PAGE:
Think about the last time you were really happy. Not just when you were pleasantly surprised, or you had a “nice” time, but rather a moment in which you were smiling uncontrollably and laughing not because someone said something funny, but because it was a moment of pure bliss.
Those moments tend to be few and far in between (it’s well worth writing them down so you start to recognize what leads to them), and although they give us some of our fondest memories, they also tend to come with a downside: a dull feeling of gloom once they’re over.
For as long as I can remember, I’ve called these “happiness hangovers” (although I’m fairly certain I didn’t come up with the term on my own; I think I picked it up from a friend). These hangovers are not depression, but a temporary feeling that reality is a little greyer than usual. For me, regular routines feel like a disappointment, and I tend to dwell on the contrast between the happiness of the past and the bland present.
There isn’t a technical scientific term for this feeling, but it’s something almost all of us experience to some degree. Most likely, it’s a consequence of the way that humans experience pleasure.
Pleasure is an evolutionary gift. It’s usually life-affirming, which is why we feel it through things like sex and sustenance. Because humans have evolved to be more complex than replicating eating-machines, we also get pleasure from activities that involve a good degree of higher-order thinking, like spending time with loved ones, going to concerts, or experiencing nature—which in turn, leads to happiness. To the best degree of scientific understanding, all animals can experience pleasure but only humans can experience happiness. There isn’t a technical scientific term for this feeling, but it’s something almost all of us experience to some degree.
Neurologically, pleasure comes from specific areas in the brain called hedonic hotspots. “We know of about five” in the human brain says Kent Berridge, a neuroscientist at the University of Michigan. As Berridge explains for Scientific American (pdf), when hedonic hotspots pick up signals that we’re experiencing something pleasurable, they release their own drug-like neurotransmitters. Nearby receptors pick up these neurotransmitters and create a sensation of liking. Simultaneously, hotspots work with other parts of the brain to coordinate wanting, which is triggered by the neurotransmitter dopamine. Out of that, we develop a conscious understanding that whatever we’re experiencing is pleasurable. Taken together, the system gives us a feeling of enjoyment and deep desire to keep that feeling going, or to get it again in the future.
How exactly these hotspots turn on and off isn’t fully understood, but Berridge thinks it makes sense that they’d be related to happiness highs and the lows that follow. Happiness, he says, is a part of pleasure, and pleasure is something we only feel at certain times.
Back in 1980, psychologist Richard Solomon came up with an idea he called the “opponent process theory” (paywall). Broadly, this states that whenever you feel one emotion, you’re slated to feel the opposite next. This would explain why after feeling happiness, we feel slightly gloomy.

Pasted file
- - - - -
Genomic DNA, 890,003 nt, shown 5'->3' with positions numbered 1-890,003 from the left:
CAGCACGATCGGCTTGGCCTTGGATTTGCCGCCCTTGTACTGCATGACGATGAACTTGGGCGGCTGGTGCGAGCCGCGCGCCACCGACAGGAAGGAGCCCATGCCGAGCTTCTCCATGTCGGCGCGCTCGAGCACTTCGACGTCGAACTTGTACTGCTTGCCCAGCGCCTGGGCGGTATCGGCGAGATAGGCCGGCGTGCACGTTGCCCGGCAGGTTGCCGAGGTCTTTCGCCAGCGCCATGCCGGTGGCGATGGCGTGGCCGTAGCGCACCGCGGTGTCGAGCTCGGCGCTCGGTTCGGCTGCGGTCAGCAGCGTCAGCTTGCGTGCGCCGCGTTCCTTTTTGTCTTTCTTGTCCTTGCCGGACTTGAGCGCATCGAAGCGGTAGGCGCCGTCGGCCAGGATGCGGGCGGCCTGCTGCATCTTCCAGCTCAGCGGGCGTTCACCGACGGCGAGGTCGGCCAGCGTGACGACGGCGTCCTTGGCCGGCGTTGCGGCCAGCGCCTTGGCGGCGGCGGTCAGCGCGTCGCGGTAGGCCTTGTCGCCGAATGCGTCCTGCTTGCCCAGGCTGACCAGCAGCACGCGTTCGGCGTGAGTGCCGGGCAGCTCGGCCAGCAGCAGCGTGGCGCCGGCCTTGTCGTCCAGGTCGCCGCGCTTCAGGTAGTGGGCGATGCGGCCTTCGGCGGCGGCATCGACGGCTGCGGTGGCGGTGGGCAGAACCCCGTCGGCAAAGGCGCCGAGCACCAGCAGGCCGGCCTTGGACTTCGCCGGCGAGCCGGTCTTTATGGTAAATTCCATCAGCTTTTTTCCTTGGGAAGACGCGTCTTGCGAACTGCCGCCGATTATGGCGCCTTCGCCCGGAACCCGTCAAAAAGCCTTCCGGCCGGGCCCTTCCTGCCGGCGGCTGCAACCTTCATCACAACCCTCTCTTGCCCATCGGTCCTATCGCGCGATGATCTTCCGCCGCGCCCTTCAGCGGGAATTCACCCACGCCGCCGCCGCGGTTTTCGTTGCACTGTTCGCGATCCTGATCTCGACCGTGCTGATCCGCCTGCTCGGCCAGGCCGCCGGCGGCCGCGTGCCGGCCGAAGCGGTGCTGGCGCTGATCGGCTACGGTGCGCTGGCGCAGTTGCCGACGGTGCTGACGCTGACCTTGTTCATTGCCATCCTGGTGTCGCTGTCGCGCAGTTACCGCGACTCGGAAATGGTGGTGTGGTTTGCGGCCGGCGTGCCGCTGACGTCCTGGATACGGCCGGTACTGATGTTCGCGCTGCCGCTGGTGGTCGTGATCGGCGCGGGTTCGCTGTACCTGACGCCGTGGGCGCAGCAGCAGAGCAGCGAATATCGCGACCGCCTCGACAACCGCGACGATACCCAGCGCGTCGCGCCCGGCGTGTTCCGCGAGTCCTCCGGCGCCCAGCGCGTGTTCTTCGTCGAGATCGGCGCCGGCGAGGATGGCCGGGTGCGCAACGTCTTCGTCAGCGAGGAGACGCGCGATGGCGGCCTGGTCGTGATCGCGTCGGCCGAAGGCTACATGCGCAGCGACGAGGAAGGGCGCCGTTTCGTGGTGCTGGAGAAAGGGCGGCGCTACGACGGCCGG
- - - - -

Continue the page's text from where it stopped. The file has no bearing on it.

“[Opponent process theory] is a basic physiological phenomenon that the body reacts to any challenge associated with it, and often in a way to counteract the effects of that challenge,” says George Koob, a behavioral physiologist and the director the US National Institute of Alcohol Abuse and Alcoholism.
Koob explains that the idea behind the theory is that we all have a baseline state called homeostasis, a Goldilocks setting when we’re not too happy or sad—just going through life. A super fun weekend or receiving an award would swing that balance in one direction, and the brain may try to overcorrect in order to restabilize. It works in reverse, too. “You can also endure pain and have an opponent process that is pleasurable,” he says. This is why something like skydiving can turn from terrifying to invigorating. Stability and precaution may not be fun, but they’re quite practical in terms of survival.
From an evolutionary standpoint, it makes sense that we’d want to come down from happiness highs. Koob has argued (paywall) that if we were happy all the time we’d never heed any potential threats, like predators. Stability and precaution may not be fun, but they’re quite practical in terms of survival.
Usually, we get through the lows resulting from happiness unscathed. But problems can occur when we start to seek out happiness beyond what we can experience sober.
“I think this opponent process system is a key to why addiction persists and gets worse,” says Koob. He explained that when you get a happiness high from a drug, which are at least an order of magnitude more powerful than what we could get from our natural neurotransmitters alone, the emotional low that follows is also significantly more extreme. Another hit later on not only makes a person happy again, but the effect is magnified because they were down from the start. As this pattern continues, the body eventually becomes physically dependent on the drug, too. Quitting, therefore, becomes both a physical and psychological challenge.
Outside of addiction, these opponent processes are just a part of life, an unavoidable consequence of being happy, which is arguably a wonderful thing. You could theoretically try to avoid them by seeking a life without excitement. But I personally would much rather endure a bit of the blues that follows bliss than to forgo joy entirely. Perhaps the best way to get through them is to simply know that happiness will come again.